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Thread: Canonical Recently Visited Valve To Talk About Ubuntu

  1. #21
    Join Date
    Jul 2012
    Location
    Czech Republic
    Posts
    175

    Unhappy Let's the hate begin!

    Brace yourself
    Ubuntu haters are coming.

  2. #22

    Question

    Quote Originally Posted by nightmarex View Post
    If Ubuntu does get package manager dependencies Valve would be as good as dead to Linux.
    It seems you're living in some differnt world. If that's the case then, non Ubuntu based distros will be dead. Ubuntu is the most popular Linux right now. Imagine it popularity rapidly grows with games being available.

  3. #23

    Default First impressions.

    Lets hope they convinced Ubuntu kernel-configgers for low-latency as standard.

    See also: http://phoronix.com/forums/showthrea...229#post284229

    Peace Be With you.

  4. #24
    Join Date
    Apr 2012
    Posts
    1

    Smile What about spiral knights

    Spiral Knights is a java based game, its running fine under my archlinux.

    Is it possible to send valve an email, because i want see spiral knights in there nativ linux client

    greets Ramonier
    PS: Sry for my bad english.

    Edit: Is there a list of the games that will be released with the client?
    Last edited by Ranomier; 08-31-2012 at 06:48 AM.

  5. #25
    Join Date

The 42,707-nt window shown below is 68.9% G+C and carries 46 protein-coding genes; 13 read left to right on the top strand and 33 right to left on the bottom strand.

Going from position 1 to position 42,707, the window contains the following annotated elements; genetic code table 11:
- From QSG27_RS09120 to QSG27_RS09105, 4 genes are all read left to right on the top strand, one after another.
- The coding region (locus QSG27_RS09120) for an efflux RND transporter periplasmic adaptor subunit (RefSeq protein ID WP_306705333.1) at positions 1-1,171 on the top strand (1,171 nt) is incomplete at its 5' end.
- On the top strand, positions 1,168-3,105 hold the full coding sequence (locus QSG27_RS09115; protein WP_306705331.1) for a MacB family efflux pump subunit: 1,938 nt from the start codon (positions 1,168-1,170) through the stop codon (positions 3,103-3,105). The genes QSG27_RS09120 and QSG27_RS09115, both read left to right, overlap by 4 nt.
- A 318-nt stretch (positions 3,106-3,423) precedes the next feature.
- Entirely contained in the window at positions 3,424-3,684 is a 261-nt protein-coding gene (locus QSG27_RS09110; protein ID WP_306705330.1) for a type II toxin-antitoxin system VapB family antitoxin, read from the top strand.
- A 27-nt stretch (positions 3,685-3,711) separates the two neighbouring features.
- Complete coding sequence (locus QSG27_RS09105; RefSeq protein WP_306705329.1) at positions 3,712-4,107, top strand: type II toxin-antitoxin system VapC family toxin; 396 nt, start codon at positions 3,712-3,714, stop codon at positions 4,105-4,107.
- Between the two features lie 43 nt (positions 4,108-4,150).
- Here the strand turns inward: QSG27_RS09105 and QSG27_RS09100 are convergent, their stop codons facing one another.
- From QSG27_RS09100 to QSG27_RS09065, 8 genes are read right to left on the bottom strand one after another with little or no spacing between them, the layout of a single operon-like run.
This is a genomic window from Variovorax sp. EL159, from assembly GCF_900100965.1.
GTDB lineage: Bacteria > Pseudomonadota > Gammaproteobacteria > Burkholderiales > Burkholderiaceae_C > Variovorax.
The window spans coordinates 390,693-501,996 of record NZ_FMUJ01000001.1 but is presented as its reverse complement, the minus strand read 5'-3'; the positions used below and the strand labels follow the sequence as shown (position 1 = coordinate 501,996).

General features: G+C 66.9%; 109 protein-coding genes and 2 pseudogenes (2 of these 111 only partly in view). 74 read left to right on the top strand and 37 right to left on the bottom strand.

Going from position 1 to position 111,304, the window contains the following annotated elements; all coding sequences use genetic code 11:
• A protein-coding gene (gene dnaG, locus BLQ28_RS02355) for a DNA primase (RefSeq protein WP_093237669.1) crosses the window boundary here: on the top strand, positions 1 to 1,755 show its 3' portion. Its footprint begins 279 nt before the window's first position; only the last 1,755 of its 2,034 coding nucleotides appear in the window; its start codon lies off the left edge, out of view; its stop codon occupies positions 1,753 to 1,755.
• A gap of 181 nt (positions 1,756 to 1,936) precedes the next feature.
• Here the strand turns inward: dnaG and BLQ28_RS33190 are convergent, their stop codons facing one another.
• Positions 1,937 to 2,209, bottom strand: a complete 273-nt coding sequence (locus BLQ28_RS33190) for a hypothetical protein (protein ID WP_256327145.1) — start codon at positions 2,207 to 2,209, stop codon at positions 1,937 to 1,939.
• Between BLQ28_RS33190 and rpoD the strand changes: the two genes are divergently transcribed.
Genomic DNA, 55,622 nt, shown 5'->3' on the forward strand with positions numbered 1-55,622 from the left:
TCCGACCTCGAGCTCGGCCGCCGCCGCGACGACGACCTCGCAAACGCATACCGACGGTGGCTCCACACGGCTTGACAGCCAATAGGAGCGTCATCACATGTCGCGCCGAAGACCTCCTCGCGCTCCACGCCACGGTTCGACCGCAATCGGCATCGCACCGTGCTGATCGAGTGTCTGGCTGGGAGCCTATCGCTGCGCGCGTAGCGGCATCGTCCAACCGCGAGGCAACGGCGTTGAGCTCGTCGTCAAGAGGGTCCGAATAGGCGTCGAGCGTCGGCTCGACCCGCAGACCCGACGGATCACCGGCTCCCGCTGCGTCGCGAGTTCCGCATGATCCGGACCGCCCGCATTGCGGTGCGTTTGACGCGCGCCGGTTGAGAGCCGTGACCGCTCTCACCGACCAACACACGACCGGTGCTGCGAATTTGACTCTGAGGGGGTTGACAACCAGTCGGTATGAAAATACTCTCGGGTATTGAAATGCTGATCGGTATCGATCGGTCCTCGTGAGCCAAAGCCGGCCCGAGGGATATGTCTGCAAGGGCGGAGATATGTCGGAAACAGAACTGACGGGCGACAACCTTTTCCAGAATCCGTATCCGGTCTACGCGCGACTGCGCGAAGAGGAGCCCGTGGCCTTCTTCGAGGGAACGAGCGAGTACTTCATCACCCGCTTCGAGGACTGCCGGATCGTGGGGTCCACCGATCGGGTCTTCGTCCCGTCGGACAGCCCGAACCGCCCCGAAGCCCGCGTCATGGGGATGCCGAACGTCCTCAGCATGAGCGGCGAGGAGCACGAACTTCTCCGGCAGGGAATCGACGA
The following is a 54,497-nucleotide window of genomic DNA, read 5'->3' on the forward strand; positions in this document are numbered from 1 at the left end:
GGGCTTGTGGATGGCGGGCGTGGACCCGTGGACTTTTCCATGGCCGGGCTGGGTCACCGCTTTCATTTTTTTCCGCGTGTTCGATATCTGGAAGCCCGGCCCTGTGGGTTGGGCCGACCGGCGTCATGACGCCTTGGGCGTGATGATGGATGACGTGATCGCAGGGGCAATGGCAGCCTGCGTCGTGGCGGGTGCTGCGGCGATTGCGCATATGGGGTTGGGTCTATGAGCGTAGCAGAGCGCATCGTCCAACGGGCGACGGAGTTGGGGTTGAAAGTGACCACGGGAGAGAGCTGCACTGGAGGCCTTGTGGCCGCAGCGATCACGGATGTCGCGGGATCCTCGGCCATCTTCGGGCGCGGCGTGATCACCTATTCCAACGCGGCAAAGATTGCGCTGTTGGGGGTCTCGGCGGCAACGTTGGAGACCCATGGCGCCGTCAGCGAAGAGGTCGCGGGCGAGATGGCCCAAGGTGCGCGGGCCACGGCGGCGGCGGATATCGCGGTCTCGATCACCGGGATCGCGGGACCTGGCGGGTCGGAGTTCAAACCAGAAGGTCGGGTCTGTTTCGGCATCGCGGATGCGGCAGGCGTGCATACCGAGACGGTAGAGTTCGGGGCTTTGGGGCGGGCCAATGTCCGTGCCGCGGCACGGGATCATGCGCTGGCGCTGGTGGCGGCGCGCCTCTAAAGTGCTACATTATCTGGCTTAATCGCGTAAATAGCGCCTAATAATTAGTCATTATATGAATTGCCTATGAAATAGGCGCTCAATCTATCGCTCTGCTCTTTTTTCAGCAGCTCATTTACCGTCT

Nov 2009
    Location
    Madrid, Spain
    Posts
    399

    Default

    From the article:
    So while some may not be too fond of these companies working with the game studio filled with lots of ex-Microsoft employees.
    To me looks like an ad-hominem. Is Phoronix a strawman creator against Microsoft?
    Isn't it C and C++ created by the greatest corporations of that moment (AT&T)? Isn't Java a part of other big big corporation. Isn't it LLVM part of another big corporation?
    The creator of Java moved to Google, the first TraceMonkey design was in reality a design made for FlashPlayer (ActionScript VM) by Adobe. And as anyone bashes Flash, do not take the reality that a lot of scientific papers (and the outcome in future of the software) is made by big corporations (most of the time).

    Why is relevant that they were ex-Microsoft employees? Means that they were smart enough to pass Microsoft hiring tests, and eventually they enjoyed another career, right? right? Are you not fond to have a smart developer implementing your games?
    Or are ex-Microsoft programmers a "submarine" in Linux? Maybe that's why they left, because they disliked Microsoft.
    I don't want to be defendant of Microsoft, but I consider that many big corporations, technology wise, have a great contribution for what software is today.
    Let's consider 4 things that Firefox that Firefox had and it will have in 2 years time span and all improve interactive games on the web: